Health service for an Erasmus student: here's what you need to know

Do you dream of travelling, discovering a new culture, making friends around the world and
studying abroad? The Erasmus programme is tailor-made for you and will enable you to mature
enormously in just a few months. How many times have you wondered what to do if, during a stay
abroad for study, work or a simple holiday, you need medical care? Well: know that in the event of
illness or accident during your stay in another EU country, you enjoy exactly the same rights to
medical care as residents of the country you are in.
When you are staying in the European Union, the European Economic Area and Switzerland for
work, study or tourism purposes, you must have a European Health Card (EHIC). In some
countries, the card is issued together with the national health card, while in others it must be
requested specifically. It is a personal, non-transferable document that certifies the right to receive
health services that are medically necessary while abroad. This card, the type of which varies
depending on the services and duration of stay and the type of legislation of the host country, can be
requested online, although in some cases this is not possible. In that case, the administration may
request some specific documents and that you present yourself in person at the office in your city.
Once the application has been made, the card will be sent to the applicant's home within a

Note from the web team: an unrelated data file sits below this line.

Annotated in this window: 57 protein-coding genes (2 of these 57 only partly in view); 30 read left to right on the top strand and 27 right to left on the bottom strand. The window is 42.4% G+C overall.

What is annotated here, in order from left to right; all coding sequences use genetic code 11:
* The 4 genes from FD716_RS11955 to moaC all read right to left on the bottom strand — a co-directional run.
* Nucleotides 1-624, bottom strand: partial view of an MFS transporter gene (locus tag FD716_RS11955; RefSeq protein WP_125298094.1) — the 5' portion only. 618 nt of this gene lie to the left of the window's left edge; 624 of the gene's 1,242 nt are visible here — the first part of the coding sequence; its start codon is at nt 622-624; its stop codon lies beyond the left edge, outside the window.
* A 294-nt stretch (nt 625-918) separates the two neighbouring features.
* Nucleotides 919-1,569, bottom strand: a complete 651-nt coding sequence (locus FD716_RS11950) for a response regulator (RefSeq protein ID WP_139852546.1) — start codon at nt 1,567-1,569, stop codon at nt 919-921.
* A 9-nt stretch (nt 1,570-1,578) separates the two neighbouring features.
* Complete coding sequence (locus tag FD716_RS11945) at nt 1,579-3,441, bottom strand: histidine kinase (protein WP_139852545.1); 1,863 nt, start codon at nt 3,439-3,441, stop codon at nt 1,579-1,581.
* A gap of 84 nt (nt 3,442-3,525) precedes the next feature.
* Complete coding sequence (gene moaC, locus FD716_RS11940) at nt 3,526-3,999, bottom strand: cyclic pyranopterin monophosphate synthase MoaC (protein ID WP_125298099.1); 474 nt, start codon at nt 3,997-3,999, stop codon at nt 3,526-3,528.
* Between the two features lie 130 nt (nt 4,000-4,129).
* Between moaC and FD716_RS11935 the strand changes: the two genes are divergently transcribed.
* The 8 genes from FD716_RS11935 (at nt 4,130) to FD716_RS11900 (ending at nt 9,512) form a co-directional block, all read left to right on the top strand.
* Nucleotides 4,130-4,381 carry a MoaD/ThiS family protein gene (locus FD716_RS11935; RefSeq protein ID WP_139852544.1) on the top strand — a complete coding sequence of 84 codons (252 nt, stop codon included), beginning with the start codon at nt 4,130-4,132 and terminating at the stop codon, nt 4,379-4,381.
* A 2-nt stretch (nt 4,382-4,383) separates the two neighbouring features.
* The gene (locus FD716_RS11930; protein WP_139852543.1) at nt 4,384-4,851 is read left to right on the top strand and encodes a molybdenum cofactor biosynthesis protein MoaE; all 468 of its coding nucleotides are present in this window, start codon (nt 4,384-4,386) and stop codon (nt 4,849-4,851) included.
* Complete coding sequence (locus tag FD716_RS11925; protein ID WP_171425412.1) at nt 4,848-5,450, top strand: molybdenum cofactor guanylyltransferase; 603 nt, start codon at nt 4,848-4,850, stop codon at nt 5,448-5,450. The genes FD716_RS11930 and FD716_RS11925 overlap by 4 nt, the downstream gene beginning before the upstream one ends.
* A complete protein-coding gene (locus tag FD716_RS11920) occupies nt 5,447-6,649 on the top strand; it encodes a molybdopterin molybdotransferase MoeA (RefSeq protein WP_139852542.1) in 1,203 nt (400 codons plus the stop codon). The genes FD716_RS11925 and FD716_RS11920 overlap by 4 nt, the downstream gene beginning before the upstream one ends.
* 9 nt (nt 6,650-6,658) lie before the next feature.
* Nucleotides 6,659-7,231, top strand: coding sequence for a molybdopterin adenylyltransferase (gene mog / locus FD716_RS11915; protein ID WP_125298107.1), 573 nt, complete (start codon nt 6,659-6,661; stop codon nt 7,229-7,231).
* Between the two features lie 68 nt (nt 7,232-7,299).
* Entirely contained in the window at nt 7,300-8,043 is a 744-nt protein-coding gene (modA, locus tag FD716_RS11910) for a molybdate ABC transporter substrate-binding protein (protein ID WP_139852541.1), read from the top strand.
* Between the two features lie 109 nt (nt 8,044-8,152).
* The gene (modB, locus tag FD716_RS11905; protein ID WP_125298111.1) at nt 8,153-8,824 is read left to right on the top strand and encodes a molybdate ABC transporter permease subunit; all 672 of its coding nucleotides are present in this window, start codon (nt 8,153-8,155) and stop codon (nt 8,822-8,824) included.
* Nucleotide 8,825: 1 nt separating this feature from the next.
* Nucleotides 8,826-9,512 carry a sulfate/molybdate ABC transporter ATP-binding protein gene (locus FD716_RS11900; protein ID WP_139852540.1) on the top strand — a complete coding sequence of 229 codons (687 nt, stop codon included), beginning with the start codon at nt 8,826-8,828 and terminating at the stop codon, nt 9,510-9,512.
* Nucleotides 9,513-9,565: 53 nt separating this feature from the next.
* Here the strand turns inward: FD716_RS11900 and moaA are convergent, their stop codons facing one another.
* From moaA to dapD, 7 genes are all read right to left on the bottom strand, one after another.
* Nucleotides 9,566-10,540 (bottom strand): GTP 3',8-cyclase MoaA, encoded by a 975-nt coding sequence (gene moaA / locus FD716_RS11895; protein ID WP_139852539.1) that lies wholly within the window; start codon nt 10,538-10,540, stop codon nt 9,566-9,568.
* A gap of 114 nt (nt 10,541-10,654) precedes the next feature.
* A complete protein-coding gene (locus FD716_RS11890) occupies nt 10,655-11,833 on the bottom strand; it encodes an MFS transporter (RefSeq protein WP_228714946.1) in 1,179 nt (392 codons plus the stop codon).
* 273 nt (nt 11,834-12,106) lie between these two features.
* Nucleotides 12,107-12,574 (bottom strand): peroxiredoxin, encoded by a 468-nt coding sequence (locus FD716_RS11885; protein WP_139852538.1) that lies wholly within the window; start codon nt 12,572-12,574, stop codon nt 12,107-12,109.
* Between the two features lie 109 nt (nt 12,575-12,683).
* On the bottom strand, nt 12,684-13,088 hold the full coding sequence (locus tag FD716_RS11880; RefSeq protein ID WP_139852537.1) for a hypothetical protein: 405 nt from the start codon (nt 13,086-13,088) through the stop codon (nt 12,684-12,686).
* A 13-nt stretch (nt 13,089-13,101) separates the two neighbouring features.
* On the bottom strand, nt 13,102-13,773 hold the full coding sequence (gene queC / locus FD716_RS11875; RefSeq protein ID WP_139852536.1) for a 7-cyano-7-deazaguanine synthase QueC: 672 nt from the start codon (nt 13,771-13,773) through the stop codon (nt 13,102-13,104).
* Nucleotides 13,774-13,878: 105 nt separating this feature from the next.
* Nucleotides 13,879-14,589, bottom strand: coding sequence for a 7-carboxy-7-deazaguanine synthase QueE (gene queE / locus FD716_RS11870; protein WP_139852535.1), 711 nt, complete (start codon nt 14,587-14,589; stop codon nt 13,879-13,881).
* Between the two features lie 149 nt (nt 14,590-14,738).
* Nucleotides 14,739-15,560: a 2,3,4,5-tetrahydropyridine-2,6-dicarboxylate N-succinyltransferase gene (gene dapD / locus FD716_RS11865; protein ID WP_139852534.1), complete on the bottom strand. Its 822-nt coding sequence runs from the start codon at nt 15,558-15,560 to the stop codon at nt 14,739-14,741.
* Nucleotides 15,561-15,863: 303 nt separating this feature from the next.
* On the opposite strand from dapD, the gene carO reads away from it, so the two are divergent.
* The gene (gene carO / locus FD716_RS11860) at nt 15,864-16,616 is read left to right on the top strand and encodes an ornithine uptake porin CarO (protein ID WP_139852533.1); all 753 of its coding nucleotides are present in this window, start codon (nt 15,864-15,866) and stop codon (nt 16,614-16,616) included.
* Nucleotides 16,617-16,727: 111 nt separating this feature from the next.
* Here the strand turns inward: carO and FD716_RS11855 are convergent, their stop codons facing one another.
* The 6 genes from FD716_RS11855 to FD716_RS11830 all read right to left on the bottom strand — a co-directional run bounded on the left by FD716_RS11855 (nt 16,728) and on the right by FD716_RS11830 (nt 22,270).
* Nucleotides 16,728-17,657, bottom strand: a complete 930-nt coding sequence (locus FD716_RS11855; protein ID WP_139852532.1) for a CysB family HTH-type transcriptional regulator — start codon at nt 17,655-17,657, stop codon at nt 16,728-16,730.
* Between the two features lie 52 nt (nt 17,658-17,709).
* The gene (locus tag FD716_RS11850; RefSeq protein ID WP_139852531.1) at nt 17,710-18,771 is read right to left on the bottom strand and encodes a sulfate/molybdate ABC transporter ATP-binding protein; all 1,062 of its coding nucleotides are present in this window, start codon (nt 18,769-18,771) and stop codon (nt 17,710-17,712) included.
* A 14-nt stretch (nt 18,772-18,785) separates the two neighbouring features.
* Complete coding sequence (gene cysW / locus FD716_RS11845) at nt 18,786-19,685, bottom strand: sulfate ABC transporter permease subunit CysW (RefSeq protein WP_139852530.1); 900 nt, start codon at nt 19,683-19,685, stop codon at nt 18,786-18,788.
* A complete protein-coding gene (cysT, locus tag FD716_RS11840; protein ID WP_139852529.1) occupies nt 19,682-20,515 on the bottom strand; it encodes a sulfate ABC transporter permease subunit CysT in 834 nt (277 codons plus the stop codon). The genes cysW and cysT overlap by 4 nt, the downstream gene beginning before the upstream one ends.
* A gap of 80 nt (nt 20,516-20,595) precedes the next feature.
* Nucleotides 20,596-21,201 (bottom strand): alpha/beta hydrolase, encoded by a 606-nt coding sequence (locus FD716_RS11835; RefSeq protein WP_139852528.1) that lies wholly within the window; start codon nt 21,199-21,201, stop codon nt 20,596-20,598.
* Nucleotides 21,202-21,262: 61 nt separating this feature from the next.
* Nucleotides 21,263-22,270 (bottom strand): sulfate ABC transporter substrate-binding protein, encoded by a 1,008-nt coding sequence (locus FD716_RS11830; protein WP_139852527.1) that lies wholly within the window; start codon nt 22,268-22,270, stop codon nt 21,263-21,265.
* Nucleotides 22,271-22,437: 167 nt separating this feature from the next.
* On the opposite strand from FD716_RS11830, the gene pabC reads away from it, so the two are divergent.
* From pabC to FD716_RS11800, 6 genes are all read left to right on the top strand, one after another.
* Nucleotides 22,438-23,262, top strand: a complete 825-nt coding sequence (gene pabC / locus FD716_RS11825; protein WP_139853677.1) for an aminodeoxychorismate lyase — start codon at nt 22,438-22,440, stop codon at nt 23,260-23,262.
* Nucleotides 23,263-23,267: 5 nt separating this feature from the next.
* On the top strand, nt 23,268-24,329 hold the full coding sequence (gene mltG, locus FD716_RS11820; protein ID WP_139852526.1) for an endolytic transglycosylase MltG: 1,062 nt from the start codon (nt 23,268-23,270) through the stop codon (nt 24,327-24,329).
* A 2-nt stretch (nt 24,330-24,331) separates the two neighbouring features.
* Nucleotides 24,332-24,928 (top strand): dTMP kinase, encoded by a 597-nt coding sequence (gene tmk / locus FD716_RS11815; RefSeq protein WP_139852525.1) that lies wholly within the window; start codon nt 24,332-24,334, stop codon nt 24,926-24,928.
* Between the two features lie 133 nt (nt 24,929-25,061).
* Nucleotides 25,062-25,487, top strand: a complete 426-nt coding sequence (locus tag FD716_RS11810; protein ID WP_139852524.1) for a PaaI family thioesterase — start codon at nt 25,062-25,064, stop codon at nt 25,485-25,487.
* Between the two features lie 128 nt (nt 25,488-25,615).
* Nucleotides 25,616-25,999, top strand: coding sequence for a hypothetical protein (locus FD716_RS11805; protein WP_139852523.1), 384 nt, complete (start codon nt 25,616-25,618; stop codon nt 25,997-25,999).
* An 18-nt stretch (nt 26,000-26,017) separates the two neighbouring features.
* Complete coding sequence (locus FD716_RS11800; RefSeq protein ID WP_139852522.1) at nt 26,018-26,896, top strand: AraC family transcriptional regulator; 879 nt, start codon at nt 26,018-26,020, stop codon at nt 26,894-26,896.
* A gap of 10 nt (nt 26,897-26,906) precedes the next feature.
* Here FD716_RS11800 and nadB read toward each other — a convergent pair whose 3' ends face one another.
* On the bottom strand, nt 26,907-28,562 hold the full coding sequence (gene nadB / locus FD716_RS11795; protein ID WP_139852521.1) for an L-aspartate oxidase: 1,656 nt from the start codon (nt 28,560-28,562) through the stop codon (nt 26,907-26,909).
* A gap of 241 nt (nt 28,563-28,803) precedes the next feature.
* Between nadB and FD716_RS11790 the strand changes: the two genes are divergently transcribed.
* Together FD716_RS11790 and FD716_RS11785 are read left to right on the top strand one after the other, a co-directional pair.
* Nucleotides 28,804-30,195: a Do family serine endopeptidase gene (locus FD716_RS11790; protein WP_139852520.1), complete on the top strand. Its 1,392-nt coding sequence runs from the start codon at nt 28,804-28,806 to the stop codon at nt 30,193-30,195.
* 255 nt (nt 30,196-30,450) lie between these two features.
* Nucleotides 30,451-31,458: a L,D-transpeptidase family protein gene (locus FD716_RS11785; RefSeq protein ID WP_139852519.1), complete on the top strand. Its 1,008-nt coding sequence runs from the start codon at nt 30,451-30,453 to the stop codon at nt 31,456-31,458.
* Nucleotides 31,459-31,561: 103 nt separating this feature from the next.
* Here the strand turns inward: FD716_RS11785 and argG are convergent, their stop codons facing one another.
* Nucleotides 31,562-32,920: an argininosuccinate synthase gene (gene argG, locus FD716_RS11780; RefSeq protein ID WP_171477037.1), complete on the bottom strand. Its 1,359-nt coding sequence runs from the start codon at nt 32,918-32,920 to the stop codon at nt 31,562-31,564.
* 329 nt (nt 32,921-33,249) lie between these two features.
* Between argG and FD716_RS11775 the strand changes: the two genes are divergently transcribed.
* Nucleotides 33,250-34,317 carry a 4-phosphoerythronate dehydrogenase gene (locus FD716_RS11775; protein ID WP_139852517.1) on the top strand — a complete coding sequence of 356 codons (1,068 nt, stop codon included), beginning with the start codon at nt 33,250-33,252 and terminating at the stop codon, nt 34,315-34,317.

maximum of ten days and will be valid for two years, after which a new one must be requested. The
countries in which the card is valid are Germany, Austria, Belgium, Bulgaria, Cyprus, Denmark,
Slovakia, Slovenia, Estonia, Finland, France, Greece, Hungary, Ireland, Iceland, Italy, Latvia,
Liechtenstein, Lithuania, Luxembourg, Malta, Norway, the Netherlands, Poland, Portugal, the
United Kingdom, the Czech Republic, Romania, Sweden and Switzerland.
As an Erasmus student, student social security covers you abroad, but this is not the vital card to
use, but the European Health Insurance Card (EHIC), which must be applied for at least 15 days
before departure. The European Health Insurance Card (EHIC), which is available free of charge,
proves that you are insured in an EU country. Without the card you are still entitled to treatment,
but you may have to pay upfront and claim reimbursement upon return to your country. With this
card, on the other hand, which is made available by the Ministry of Health and which allows you to
receive medical care in EU countries and in Switzerland during periods of study, work or holiday,
your medical expenses will be partly covered by your social security (if they are higher abroad than
in your home country and therefore not sufficient to compensate you in full). To supplement
medical reimbursements, it is also possible to take out student insurance abroad with a much higher
reimbursement rate. The card does not, however, offer coverage for costs related to private
healthcare or planned medical treatment in another EU country.
It is also important to know that, once you arrive at your destination, you may need to take out